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BtL Trailer


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#1 Ashley Wing

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Posted 07 February 2007 - 10:38 AM

Hello,

I'd like some feedback on the trailer for my short feature which is being released shortly. I'm still learning. Feedback on the grade, cinematography, edit and if the trailer is doing what it's suppose to be. Looking back I don't think I explained enough in regards to the story. Trailers are just so hard to get right.



Thanks in advance
Ashley
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#2 Lee Maisel

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Posted 07 February 2007 - 11:42 AM

Man! That looks AWESOME!!! Great Job!! Can't wait to see the whole feature!
(did you use fxhome stuff for the effects/keying/color etc?)
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#3 Ashley Wing

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Posted 07 February 2007 - 12:10 PM

Man! That looks AWESOME!!! Great Job!! Can't wait to see the whole feature!
(did you use fxhome stuff for the effects/keying/color etc?)


Thanks

I used a combination of programs to bring the film together. Fxhome's Visionlab studio was used to composite all the effects, the Grade was a combination of magic bullet and Visionlab. Cinema 4D was also used to create extra planes and tanks.
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#4 Ashley Wing

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Posted 12 February 2007 - 05:50 AM

Any more to comment?
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#5 Cole Webley

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Posted 12 February 2007 - 12:47 PM

What did you shoot it on?
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#6 Francesco Bonomo

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Posted 12 February 2007 - 01:08 PM

I hope I don't sound too brutal

THE GOOD:
the vfx are very cool, the explosions look real.

THE NOT SO GOOD:
- total absence of the any hint to the story, but you already know that.
- personally, i didn't like the music
- vfx aside, it has a very amateurish look to it, especially in framing and editing. The first thought that came to my mind was "it looks like it was shot in someone's backyard", don't know why.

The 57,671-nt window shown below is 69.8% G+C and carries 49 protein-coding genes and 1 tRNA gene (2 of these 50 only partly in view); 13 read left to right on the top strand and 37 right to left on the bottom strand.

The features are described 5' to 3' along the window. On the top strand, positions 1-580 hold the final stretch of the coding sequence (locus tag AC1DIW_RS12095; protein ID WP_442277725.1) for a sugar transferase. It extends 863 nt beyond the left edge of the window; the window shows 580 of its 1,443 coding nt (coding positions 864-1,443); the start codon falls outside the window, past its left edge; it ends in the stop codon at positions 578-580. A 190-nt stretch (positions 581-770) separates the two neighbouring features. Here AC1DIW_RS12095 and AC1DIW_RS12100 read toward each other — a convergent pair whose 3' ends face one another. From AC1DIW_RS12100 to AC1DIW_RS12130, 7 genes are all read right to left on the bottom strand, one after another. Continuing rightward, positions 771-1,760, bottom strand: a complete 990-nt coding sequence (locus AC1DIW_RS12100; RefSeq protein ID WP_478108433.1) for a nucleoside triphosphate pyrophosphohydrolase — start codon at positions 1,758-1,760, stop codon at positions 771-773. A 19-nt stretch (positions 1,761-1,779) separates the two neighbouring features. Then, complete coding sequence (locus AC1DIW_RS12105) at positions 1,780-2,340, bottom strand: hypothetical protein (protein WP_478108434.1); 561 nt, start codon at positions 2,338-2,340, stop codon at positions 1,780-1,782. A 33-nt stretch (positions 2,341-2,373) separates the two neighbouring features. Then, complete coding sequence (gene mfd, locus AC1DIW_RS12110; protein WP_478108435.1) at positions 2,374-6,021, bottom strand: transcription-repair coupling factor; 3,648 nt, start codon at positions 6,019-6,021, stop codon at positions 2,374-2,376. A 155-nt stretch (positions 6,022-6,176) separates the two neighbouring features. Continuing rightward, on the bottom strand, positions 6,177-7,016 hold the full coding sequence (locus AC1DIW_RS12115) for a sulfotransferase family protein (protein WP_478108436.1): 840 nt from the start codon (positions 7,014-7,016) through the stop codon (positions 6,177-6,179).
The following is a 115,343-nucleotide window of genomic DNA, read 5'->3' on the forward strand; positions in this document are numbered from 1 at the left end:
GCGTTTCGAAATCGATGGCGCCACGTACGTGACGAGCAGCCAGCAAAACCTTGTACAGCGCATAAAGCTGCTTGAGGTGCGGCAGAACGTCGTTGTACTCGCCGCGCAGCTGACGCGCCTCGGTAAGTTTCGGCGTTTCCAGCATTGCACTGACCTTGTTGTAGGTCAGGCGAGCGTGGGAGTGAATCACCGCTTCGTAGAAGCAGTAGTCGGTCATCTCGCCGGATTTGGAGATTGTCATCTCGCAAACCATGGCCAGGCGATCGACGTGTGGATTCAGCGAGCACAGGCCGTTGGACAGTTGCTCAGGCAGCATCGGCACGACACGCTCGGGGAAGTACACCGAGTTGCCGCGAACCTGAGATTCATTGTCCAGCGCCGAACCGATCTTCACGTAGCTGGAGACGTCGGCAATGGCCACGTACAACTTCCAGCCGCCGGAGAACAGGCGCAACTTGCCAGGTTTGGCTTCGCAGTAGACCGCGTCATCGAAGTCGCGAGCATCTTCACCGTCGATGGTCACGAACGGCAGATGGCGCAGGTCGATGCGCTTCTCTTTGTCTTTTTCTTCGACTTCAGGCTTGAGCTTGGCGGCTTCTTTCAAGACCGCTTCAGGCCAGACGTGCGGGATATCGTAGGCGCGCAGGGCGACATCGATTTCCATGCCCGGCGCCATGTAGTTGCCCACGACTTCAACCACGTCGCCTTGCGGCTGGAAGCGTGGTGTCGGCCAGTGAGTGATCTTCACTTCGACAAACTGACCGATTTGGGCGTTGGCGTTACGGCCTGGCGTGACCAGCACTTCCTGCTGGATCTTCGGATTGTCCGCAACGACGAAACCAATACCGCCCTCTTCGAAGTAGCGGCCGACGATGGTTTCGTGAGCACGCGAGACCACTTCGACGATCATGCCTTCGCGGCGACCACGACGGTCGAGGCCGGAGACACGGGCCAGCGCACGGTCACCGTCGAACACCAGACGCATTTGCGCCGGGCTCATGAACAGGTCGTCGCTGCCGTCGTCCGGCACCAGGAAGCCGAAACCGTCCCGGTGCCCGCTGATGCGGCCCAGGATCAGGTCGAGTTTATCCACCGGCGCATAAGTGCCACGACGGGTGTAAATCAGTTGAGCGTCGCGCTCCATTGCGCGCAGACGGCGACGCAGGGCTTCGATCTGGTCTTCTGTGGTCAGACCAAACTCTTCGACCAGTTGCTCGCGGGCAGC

So, in the end, the trailer doesn't really do what it supposed to do, i.e. making someone want to watch the movie. I'd change the music, re-cut the trailer, and put some different shots: there's no progression, no arc, it looks like there's only one location, there's no introduction to any character. There is no interior shot, nor a night shot (or at least something that doesn't happen at the same time of the other shots). I'd add some dialogue from the movie, or insert some cards (although personally I don't like them). You should approach it as if it was a 90 seconds film, rather than a selection of things that belong to a bigger picture.

Hope it helps. Good luck
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#7 Ashley Wing

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Posted 12 February 2007 - 05:06 PM

I hope I don't sound too brutal

THE GOOD:
the vfx are very cool, the explosions look real.

THE NOT SO GOOD:
- total absence of the any hint to the story, but you already know that.
- personally, i didn't like the music
- vfx aside, it has a very amateurish look to it, especially in framing and editing. The first thought that came to my mind was "it looks like it was shot in someone's backyard", don't know why.

So, in the end, the trailer doesn't really do what it supposed to do, i.e. making someone want to watch the movie. I'd change the music, re-cut the trailer, and put some different shots: there's no progression, no arc, it looks like there's only one location, there's no introduction to any character.


Hey Francesco,

No don't worry about being honest it's good to get constructive feedback :)

I'm aware of the lack of story in the cut, what concerns me is your comments about the framing and being shot in someones backyard. At this point there's no way I can correct this, it was shot on location in Devon, UK. It could be because there's nothing to relate location wise in the trailer and it all looks a bit samey. Which shots in particular had bad framing? Was it the odd shot or was it the overall impression your getting from the trailer. We didn't have a budget to shoot the movie, we used the canon XM2. Although this doesn't excuse poor filmming.

Cheers
Ash

Edited by Ashley Wing, 12 February 2007 - 05:07 PM.

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#8 Francesco Bonomo

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Posted 12 February 2007 - 05:52 PM

I'm aware of the lack of story in the cut, what concerns me is your comments about the framing and being shot in someones backyard. At this point there's no way I can correct this, it was shot on location in Devon, UK. It could be because there's nothing to relate location wise in the trailer and it all looks a bit samey. Which shots in particular had bad framing? Was it the odd shot or was it the overall impression your getting from the trailer. We didn't have a budget to shoot the movie, we used the canon XM2. Although this doesn't excuse poor filmming.


Hey Ash, thanks for understanding my words, most of the times people would have responded in a different way, I'm glad you saw my post as constructive feedback.